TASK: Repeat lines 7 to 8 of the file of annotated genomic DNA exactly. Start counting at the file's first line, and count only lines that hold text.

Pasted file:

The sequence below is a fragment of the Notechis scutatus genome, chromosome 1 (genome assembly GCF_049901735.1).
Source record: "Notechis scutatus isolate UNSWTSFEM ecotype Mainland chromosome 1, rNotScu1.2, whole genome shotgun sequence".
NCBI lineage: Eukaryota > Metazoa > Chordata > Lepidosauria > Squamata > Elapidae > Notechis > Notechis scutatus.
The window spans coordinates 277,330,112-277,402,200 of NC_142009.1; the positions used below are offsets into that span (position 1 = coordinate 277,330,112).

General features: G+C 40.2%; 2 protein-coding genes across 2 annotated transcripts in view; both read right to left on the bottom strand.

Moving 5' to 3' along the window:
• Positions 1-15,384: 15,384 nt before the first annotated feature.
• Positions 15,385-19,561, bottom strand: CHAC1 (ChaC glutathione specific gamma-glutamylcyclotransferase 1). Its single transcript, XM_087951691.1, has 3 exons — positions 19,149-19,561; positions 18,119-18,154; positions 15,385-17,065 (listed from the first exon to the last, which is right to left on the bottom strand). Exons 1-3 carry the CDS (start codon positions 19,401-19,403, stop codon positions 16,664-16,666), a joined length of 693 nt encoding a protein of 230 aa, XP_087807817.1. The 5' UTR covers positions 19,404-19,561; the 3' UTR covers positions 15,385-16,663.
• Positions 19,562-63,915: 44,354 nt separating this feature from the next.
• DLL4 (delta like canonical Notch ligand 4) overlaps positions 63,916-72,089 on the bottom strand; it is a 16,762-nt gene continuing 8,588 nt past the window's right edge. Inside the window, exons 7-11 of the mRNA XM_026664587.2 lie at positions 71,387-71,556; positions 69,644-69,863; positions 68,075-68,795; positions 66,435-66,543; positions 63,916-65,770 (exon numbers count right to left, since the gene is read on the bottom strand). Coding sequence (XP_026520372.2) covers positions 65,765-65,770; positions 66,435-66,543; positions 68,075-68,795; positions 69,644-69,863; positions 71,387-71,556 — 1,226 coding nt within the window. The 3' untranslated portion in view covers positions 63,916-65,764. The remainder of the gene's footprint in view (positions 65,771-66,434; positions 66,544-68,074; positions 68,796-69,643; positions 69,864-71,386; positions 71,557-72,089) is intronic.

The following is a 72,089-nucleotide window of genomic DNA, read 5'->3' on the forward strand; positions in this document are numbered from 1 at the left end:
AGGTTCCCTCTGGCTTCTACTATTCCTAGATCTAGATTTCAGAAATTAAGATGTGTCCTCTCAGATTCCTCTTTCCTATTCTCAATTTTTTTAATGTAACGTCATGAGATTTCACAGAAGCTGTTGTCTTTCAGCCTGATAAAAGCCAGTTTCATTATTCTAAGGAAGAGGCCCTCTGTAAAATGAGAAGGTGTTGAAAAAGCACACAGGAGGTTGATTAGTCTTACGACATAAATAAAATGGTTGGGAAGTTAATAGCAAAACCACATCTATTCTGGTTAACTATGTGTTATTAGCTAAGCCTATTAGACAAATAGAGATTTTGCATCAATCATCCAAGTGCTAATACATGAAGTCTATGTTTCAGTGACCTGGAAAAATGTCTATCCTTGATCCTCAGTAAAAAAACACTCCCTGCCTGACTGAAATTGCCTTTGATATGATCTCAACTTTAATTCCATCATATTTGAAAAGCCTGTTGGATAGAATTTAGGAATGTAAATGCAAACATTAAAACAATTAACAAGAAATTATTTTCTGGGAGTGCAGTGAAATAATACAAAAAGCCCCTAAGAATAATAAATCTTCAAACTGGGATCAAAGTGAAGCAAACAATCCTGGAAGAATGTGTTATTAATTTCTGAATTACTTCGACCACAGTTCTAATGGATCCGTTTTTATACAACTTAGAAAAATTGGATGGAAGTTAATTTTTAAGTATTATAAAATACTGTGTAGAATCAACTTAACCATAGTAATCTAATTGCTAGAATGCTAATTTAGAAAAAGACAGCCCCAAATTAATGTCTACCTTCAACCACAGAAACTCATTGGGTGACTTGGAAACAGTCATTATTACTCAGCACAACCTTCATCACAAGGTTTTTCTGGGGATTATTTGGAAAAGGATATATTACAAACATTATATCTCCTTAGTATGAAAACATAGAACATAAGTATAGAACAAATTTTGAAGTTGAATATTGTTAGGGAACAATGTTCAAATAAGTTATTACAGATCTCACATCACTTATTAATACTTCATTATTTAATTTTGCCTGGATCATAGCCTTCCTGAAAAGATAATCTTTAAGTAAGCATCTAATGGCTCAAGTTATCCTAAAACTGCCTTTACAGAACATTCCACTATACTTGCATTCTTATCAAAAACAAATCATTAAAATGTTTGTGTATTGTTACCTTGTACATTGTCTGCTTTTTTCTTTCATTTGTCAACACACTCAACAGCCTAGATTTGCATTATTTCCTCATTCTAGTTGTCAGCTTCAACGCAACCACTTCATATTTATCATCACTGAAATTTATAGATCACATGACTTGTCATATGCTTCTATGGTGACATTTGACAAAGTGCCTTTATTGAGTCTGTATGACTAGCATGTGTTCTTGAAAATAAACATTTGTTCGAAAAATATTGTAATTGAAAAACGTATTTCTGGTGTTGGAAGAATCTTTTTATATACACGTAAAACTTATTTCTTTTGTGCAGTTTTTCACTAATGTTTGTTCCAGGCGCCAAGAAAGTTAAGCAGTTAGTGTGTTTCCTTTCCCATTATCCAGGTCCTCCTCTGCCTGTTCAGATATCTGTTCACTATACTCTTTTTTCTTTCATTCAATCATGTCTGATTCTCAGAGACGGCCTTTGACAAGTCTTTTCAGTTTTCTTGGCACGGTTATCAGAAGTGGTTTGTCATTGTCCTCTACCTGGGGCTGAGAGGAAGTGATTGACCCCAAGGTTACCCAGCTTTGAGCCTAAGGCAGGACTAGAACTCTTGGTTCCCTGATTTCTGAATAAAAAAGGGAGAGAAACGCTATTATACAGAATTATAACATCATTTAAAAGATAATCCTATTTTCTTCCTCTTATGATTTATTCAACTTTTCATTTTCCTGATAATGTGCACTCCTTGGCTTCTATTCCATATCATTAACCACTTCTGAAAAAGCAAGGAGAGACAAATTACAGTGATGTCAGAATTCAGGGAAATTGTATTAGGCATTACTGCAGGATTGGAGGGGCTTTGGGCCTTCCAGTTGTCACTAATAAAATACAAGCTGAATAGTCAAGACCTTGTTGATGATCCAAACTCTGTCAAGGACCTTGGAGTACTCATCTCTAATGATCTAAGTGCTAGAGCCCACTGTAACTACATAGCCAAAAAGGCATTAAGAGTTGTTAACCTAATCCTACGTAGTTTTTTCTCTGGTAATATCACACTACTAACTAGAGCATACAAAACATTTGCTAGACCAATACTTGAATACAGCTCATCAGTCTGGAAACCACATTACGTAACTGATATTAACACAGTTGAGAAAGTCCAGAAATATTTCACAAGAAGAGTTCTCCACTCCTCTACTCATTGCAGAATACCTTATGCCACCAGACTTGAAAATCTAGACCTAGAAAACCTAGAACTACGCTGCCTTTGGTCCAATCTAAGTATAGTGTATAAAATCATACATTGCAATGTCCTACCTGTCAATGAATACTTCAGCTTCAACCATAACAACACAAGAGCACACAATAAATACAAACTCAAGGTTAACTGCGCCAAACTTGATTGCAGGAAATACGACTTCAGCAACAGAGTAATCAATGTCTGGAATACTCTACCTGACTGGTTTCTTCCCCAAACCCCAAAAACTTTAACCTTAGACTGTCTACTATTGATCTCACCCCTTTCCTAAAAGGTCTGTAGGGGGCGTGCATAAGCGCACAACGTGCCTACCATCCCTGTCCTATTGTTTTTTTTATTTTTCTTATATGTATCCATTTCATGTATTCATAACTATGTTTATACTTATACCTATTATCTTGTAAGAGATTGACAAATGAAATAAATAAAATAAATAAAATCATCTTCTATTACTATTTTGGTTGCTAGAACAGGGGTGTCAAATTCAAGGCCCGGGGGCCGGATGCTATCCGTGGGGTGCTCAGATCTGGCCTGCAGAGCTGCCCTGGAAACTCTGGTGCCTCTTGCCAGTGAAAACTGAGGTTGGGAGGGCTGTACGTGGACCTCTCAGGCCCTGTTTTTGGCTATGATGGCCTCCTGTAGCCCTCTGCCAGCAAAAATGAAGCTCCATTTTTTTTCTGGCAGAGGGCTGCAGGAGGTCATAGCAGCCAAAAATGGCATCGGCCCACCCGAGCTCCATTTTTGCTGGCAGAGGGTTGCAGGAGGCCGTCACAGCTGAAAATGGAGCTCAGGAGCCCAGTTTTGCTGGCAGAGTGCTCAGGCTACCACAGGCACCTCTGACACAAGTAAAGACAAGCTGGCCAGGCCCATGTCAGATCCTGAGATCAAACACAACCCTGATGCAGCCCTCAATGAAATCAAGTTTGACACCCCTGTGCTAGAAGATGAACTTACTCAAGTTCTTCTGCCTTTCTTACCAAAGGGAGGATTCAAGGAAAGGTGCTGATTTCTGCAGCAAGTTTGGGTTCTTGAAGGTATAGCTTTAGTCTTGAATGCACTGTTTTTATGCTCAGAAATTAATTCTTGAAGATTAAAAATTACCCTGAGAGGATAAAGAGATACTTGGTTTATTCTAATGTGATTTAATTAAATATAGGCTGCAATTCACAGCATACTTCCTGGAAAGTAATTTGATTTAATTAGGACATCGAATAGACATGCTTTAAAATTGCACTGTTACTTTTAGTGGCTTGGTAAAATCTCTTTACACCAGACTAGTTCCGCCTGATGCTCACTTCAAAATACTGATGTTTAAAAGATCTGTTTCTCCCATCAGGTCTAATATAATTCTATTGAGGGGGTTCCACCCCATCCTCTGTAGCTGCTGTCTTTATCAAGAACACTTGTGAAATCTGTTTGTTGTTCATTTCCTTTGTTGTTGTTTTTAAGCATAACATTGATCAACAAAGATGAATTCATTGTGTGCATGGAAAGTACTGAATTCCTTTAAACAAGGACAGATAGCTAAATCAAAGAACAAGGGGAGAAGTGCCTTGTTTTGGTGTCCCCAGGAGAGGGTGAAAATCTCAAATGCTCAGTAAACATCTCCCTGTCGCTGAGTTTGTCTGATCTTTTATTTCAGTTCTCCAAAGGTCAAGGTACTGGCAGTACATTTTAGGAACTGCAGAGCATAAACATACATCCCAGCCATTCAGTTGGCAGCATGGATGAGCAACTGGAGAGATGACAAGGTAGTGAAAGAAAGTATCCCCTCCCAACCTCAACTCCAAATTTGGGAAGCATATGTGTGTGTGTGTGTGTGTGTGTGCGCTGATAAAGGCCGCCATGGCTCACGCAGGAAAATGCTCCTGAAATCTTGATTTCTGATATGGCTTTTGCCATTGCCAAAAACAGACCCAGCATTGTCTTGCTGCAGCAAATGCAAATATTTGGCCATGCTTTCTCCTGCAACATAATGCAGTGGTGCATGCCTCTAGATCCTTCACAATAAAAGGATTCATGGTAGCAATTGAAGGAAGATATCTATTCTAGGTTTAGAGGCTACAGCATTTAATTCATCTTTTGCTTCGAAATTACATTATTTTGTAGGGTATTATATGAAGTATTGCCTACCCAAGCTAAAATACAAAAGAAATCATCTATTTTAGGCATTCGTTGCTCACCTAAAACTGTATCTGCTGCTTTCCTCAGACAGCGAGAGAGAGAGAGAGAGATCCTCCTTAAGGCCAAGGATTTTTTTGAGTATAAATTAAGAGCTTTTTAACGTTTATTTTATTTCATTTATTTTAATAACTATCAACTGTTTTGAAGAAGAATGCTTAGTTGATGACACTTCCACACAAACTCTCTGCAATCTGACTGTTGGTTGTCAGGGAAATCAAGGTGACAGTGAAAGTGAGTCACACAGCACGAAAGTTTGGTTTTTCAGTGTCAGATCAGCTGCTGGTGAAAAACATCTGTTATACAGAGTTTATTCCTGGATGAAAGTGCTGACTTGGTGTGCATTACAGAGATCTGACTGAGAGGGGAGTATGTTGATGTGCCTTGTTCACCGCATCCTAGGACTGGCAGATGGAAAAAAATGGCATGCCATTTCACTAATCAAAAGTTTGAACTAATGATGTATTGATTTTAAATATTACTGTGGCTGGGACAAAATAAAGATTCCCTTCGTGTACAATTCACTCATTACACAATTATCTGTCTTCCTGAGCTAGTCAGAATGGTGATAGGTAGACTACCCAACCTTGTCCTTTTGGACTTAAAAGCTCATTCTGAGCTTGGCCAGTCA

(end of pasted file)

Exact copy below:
• Positions 1-15,384: 15,384 nt before the first annotated feature.
• Positions 15,385-19,561, bottom strand: CHAC1 (ChaC glutathione specific gamma-glutamylcyclotransferase 1). Its single transcript, XM_087951691.1, has 3 exons — positions 19,149-19,561; positions 18,119-18,154; positions 15,385-17,065 (listed from the first exon to the last, which is right to left on the bottom strand). Exons 1-3 carry the CDS (start codon positions 19,401-19,403, stop codon positions 16,664-16,666), a joined length of 693 nt encoding a protein of 230 aa, XP_087807817.1. The 5' UTR covers positions 19,404-19,561; the 3' UTR covers positions 15,385-16,663.